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Breeders' Cup Sees Two More Get Away

October 20, 1987|BILL CHRISTINE | Times Staff Writer

The Breeders' Cup, struggling to keep the top horses running for its seven races worth $10 million at Hollywood Park on Nov. 21, lost two more standouts Monday when the handlers of Bet Twice and Personal Ensign said that they won't be coming to California.

Bet Twice, winner of the Belmont Stakes and earner of $1.9 million this year--more than any horse in the country--would have run in the $3-million Breeders' Cup Classic, which would have meant a rematch with Alysheba, his nemesis from the Triple Crown races.

Undefeated Personal Ensign, a hard-luck 3-year-old filly who missed last year's Breeders' Cup at Santa Anita because of a leg injury, scored her sixth straight victory Sunday at Belmont Park by comfortably winning the Beldame Stakes. She was expected to run in the $1-million Breeders' Cup Distaff and probably would have been the favorite or second choice behind Infinidad, a Santa Anita-based horse.

The fields for the Breeders' Cup have been riddled by injuries, early retirements, the late date for the races and the fact that several prominent horses weren't nominated as yearlings and can't run unless their owners pay six-figure supplementary fees to make them eligible. The Breeders' Cup even lost a horse through death Saturday, when Bedside Promise, one of the country's top sprinters, collapsed on the track minutes after running a race at Bay Meadows.

Bet Twice and Personal Ensign join a Breeders' Cup list of non-runners that include Java Gold, Broad Brush, Waquoit, Creme Fraiche, Manila, Sharrood, Lady's Secret and Crusader Sword. At least three horses with good chances to win--Super Diamond, Zany Tactics and Bold Second--will run only if their owners decide to risk between $120,000 and $360,000 in supplementary fees.

Bet Twice, who was second to Alysheba in the Kentucky Derby and the Preakness and then beat him in the Belmont and the Haskell Handicap at Monmouth Park, was being prepared for the Breeders' Cup because his connections thought they had a chance for Horse of the Year after Java Gold's defeat in the Jockey Club Gold Cup.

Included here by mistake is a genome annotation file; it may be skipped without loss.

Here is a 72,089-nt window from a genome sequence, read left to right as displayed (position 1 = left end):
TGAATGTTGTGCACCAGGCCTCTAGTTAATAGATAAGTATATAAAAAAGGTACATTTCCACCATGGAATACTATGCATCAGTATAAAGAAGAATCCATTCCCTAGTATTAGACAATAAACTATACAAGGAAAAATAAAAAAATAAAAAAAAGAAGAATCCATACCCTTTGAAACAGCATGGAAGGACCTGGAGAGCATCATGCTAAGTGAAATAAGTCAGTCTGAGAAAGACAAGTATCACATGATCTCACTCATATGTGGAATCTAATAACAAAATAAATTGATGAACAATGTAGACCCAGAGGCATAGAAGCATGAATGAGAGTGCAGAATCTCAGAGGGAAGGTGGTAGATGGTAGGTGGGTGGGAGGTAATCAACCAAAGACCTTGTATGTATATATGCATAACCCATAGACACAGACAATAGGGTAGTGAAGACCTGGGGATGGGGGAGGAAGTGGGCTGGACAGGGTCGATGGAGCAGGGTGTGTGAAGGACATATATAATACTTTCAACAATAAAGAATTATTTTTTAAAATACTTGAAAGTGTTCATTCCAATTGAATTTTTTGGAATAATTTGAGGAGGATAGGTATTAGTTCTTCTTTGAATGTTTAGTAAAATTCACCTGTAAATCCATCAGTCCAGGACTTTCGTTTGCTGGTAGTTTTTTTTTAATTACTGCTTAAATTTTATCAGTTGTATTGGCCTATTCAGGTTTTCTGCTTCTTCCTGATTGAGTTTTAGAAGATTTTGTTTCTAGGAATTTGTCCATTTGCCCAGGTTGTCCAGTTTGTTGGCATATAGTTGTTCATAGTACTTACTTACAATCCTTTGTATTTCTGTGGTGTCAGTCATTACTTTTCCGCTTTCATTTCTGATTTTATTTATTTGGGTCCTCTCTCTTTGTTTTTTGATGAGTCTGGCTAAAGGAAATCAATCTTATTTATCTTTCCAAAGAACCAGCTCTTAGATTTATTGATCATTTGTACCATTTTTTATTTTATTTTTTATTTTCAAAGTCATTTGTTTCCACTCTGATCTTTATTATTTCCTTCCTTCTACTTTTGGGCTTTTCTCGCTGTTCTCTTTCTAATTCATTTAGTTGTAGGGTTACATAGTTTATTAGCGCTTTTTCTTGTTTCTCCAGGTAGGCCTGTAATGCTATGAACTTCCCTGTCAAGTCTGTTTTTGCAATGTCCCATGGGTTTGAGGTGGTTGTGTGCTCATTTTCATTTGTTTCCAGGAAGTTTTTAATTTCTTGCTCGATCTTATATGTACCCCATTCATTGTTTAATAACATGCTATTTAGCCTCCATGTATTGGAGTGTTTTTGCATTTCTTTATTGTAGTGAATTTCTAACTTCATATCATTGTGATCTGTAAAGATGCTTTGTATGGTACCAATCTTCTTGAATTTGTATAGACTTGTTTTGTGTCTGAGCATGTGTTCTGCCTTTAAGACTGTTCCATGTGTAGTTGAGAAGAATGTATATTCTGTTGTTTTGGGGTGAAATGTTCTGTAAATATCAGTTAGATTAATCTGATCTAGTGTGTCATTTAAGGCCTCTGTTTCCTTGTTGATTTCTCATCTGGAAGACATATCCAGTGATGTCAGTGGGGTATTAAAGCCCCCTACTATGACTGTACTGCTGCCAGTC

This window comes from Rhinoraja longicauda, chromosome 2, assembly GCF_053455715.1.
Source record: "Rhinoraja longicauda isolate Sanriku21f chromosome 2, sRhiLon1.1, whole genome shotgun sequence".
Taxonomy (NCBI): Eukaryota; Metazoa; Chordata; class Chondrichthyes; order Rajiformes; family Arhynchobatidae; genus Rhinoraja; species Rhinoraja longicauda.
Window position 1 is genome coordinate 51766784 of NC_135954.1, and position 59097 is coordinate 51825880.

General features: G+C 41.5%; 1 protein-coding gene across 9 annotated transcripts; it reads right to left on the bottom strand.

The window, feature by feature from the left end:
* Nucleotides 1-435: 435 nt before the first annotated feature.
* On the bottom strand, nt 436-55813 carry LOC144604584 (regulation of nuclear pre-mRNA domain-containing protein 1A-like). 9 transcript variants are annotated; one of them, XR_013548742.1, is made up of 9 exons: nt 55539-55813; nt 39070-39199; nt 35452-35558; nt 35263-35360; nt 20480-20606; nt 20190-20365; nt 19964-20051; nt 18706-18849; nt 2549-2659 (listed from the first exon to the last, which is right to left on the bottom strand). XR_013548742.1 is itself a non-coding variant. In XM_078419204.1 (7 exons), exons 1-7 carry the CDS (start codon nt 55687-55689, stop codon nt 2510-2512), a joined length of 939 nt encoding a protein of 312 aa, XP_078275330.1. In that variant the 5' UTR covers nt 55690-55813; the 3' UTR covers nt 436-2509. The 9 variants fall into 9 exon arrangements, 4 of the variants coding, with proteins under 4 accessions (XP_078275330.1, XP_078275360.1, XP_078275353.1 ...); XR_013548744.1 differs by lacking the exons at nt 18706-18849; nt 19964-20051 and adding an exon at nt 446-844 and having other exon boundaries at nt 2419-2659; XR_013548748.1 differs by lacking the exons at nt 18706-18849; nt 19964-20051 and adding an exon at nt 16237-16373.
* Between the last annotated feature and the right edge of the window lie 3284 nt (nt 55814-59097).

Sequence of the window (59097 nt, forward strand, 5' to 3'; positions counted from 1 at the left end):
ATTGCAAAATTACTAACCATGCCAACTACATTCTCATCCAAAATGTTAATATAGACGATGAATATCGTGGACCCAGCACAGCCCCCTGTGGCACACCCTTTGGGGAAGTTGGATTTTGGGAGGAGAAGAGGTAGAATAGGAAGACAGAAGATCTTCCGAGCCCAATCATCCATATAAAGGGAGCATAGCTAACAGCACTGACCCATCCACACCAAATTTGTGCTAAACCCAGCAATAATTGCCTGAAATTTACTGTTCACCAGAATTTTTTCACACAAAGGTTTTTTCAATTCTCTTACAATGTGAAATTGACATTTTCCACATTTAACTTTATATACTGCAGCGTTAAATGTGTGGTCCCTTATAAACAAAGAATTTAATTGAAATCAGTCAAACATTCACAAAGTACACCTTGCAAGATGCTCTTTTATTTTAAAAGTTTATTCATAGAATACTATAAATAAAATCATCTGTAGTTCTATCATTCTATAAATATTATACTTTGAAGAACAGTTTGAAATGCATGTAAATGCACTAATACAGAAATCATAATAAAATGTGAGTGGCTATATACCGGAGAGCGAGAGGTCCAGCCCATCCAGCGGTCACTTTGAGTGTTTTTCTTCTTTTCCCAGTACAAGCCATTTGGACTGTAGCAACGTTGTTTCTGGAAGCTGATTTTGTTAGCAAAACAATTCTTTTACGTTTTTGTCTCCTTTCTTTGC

Probably weary from a campaign that started in Florida early in the year, Bet Twice hasn't run since he finished sixth as the 3-2 favorite in the Woodward Stakes at Belmont on Sept. 5, and last Saturday he turned in a workout that didn't please trainer Jimmy Croll.

In only his second work since the Woodward, Bet Twice went five furlongs in 1:01 1/5 with Craig Perret, his regular jockey, in the saddle.

"That didn't suit me," Croll said, "and we decided that going to California wasn't worth the risk. If he's not at his best, he shouldn't run. We've X-rayed the horse and there's nothing wrong with him, but he's not happy.

"He's not doing things the way we want him to."

Contrastingly, Personal Ensign is fresh and at the top of her game, having run only four times this year. She was sidelined for 11 months after having four screws inserted in her fractured leg.

But Shug McGaughey, who trains the filly, said Monday that the Breeders' Cup date comes too late in the year.

"Our plans before the Beldame were not to run in the Breeders' Cup, and I'm sure we'll stick to them," McGaughey said. "If the race was two weeks from now, I have no doubt that we'd run. But the date is too far off. It'll probably start getting cold here, and we'd have to ship to California three weeks ahead of time in order to acclimate her to things out there."

The dates of the first three Breeders' Cups were Nov. 10, Nov. 2 and Nov. 1.

This year's date reportedly was dictated by NBC-TV, which televises the races and said that it had other commitments on the weekends in early November.

"Other than Wayne Lukas' horses, I don't know of many New York trainers who'll be sending horses to the Breeders' Cup this year," a Belmont Park official said Monday.

Their trainers said that after a rest, Bet Twice and Personal Ensign will both compete as 4-year-olds next year. That's good for racing, but of little help to the Breeders' Cup, which in addition to the many horse defections is facing heavy competition from college football in its battle for television ratings on Nov. 21.

Some of the games scheduled are UCLA-USC, Notre Dame-Penn State, Nebraska-Oklahoma and Michigan-Ohio State.

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